The history of art is crammed with the ideas and works of western men. They fill our museums, our texts and our understanding of each period and style. A quote from the Guerrilla Girl’s poster immediately comes to mind: “Less than 5% of the artists in the Modern Art Sections of the Met Museum are women, but 85% of the nudes are female.” Abstract Expressionism, as art history’s most macho movement, is one of the worst offenders.

Abstract Expressionism dominated the landscape of Post-World War II America, and is typically defined through several male artistic giants often referred to as “The Modern Masters.” The names Jackson Pollock, Willem de Kooning and Robert Motherwell will be recognized by even the most unversed and inexpert modern art appreciator. They are the larger-than-life figures who worked in New York in the 1940s and 50s, taking non-object imagery as their subject matter in an attempt to reveal society’s collective subconscious.

An artwork by Lee Krasner and a photo of the artist in Hans Hoffman's studio

Surface Work which recently opened at Victoria Miro gallery in London aims to reverse the marginalization of women in this sphere by profiling the female Abstract Expressionist artists. The show takes the women of the movement out of the shadows and inspires a radical rethinking and broadening of the term. Poet Frank O’Hara may have claimed that “Abstract Expressionism is the art of serious men,” but, as is shown by this exhibition, it is time to think differently. It should no longer be a movement that solely conjures up images of paint-splattered men in overalls working over large-scale canvases.

Lee Krasner is perhaps the greatest symbol of the way the female Abstract Expressionists have been historicized. Despite being one of the few women ever to have had a retrospective show at MoMA, she is still often a side-note, referred to merely as Jackson Pollock’s wife. Krasner helped to devise the all-over technique and the synthesis between abstract form and psychological content that ultimately defined the movement. She later became eclipsed by her husband, whose success can partly be attributed to her hard work and attitude. Helen Frankenthaler is a similar figure, understood as founding the transition from gestural painting to color field painting. Despite this she is rarely given the credit she deserves, referred to through her marriage to Robert Motherwell.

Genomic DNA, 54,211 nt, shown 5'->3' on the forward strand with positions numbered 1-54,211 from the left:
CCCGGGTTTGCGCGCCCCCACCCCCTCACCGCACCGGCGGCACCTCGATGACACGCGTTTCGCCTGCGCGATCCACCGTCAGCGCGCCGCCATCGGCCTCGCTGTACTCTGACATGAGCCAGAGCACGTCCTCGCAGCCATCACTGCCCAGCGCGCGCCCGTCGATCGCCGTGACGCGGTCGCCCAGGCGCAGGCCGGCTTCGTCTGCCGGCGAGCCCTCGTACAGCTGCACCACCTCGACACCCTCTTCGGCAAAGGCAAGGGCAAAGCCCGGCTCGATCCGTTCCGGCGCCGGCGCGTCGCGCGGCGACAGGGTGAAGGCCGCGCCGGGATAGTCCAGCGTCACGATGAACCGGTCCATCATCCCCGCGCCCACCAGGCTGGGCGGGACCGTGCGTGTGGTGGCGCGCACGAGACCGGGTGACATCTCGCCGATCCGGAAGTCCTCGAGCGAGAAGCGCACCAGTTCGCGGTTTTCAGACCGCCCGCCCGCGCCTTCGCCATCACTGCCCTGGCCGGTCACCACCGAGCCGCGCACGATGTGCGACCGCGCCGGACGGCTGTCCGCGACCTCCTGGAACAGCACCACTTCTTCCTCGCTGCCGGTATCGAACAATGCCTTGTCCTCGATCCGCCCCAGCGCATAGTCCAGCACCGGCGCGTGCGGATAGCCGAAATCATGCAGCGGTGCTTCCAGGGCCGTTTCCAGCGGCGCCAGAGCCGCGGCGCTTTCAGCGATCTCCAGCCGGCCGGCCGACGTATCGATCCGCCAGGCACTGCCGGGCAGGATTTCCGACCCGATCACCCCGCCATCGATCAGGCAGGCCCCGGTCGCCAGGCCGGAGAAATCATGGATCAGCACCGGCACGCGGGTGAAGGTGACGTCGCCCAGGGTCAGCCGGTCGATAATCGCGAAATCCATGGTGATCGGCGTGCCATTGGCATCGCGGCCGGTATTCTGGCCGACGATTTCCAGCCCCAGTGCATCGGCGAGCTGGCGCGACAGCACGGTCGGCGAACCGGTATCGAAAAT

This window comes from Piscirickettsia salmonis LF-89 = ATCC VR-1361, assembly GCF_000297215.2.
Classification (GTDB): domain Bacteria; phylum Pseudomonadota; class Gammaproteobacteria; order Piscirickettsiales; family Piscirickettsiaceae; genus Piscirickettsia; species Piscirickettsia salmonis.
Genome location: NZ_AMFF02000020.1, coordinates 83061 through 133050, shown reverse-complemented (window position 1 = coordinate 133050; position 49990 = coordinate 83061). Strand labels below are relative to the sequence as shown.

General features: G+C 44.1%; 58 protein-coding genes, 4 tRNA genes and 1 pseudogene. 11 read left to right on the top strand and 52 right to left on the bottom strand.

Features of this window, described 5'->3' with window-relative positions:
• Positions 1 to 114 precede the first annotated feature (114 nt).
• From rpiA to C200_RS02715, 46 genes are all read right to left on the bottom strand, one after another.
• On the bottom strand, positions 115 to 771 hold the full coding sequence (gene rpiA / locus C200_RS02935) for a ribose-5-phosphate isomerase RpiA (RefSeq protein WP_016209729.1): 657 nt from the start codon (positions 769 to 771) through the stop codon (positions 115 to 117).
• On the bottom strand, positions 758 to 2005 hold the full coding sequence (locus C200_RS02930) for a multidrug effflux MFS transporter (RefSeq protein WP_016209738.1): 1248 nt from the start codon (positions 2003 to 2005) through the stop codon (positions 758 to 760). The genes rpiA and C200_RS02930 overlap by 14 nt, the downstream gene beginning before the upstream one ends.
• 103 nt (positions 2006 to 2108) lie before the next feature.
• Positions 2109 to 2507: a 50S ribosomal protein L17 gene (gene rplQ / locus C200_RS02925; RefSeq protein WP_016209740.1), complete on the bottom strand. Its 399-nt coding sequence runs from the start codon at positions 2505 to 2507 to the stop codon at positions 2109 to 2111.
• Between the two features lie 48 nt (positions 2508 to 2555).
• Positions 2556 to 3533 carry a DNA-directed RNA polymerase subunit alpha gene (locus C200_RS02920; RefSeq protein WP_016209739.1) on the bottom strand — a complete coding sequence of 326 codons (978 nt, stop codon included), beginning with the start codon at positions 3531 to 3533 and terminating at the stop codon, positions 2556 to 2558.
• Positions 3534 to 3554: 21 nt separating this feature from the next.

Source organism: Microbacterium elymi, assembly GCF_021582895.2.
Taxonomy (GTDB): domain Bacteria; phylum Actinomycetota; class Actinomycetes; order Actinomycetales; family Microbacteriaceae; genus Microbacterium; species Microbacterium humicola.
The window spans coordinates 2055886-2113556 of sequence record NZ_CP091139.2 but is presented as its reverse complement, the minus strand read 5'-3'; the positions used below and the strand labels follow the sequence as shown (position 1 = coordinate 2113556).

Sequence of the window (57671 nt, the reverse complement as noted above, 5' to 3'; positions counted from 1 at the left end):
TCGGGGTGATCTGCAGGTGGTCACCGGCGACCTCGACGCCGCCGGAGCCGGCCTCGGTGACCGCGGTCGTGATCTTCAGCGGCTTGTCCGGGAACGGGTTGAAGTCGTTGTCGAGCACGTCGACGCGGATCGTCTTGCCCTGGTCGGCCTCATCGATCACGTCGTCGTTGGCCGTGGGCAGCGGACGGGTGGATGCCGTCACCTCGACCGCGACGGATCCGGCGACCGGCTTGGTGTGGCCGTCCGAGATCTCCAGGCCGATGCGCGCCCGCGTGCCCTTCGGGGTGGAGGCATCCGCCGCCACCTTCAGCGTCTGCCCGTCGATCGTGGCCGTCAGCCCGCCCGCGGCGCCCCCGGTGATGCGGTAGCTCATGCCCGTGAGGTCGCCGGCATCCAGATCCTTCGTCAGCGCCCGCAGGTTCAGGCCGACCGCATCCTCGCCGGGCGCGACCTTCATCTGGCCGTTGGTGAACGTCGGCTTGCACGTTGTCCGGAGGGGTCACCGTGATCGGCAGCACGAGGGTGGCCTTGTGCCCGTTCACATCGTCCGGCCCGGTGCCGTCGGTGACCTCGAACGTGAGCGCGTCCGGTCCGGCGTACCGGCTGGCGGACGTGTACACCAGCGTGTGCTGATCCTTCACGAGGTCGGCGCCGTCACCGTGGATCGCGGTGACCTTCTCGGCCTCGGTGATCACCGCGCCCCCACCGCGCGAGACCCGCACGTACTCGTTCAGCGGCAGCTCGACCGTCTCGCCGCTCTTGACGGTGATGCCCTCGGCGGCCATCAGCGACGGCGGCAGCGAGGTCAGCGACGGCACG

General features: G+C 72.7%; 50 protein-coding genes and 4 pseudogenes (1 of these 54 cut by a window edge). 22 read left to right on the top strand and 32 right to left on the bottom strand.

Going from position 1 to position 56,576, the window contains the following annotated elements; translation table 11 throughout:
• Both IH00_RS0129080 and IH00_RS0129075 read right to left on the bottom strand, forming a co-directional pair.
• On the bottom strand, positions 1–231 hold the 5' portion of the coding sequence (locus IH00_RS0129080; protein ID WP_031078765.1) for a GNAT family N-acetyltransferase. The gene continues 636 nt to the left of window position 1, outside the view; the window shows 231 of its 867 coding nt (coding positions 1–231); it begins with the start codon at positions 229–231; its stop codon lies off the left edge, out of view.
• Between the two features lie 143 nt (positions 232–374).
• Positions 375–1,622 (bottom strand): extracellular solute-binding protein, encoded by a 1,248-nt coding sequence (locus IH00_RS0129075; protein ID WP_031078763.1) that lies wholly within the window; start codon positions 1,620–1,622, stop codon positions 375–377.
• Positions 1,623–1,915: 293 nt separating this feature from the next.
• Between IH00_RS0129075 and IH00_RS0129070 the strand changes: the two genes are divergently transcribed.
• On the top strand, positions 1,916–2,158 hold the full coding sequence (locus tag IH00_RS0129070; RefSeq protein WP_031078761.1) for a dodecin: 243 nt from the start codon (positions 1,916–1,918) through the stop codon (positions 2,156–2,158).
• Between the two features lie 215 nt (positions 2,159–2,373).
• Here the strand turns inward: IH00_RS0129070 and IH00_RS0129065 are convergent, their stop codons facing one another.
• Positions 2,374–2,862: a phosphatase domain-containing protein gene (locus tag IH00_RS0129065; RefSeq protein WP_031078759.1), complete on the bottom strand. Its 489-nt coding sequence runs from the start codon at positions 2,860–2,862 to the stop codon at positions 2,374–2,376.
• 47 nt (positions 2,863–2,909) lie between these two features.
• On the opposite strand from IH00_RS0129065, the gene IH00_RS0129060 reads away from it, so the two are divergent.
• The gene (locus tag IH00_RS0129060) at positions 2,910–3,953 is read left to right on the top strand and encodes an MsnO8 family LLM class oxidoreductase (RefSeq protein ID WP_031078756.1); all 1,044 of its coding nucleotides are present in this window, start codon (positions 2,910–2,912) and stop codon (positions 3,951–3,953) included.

Etel Adnan, Le Poids Du Monde available to buy on fineartmultiple

Etel Adnan—yet another interesting female abstract artist—has risen from near obscurity, coming to be known as one of the most celebrated artists of the 21st century. Her sun-drenched canvases and distinct use of color may depart from the political writings and poems she initially became known for, but a sense of clarity and simple appreciation for the world pervades everything she touches.

The sculptural works of Lynda Benglis continued the tradition of Abstract Expressionism into the 1960s and 70s. Benglis adopted the dripping technique but moved away from the canvas-based approach, using a balance of spontaneity and precision to create works that explore the three-dimensional. Her use of pastel colors, craft materials and glitter dissociate her from the macho men that came before her but allow her to question the gendered distinctions in art, and completely redefine the genre.

A lithograph and sculpture by Abstract Expressionist female artist Lynda Benglis

Founding and forging the style of Abstract Expressionism, it is impossible to ignore the vast contribution of the female artists. Their marginalization highlights the need for a re-thinking of the style and the way we perceive the work of the men traditionally held at the center. Next time you look at the dripped paintings of Jackson Pollock, understand it as a result of the all-over technique of Lee Krasner. Or when you come across the flat color blocks of a Robert Motherwell lithograph, consider the pioneering color field style of Helen Frankenthaler.

Surface Work is running at Victoria Miro Mayfair and Victoria Miro Wharf Road, London, until June 16 and May 19, 2018.

By Jess Harrison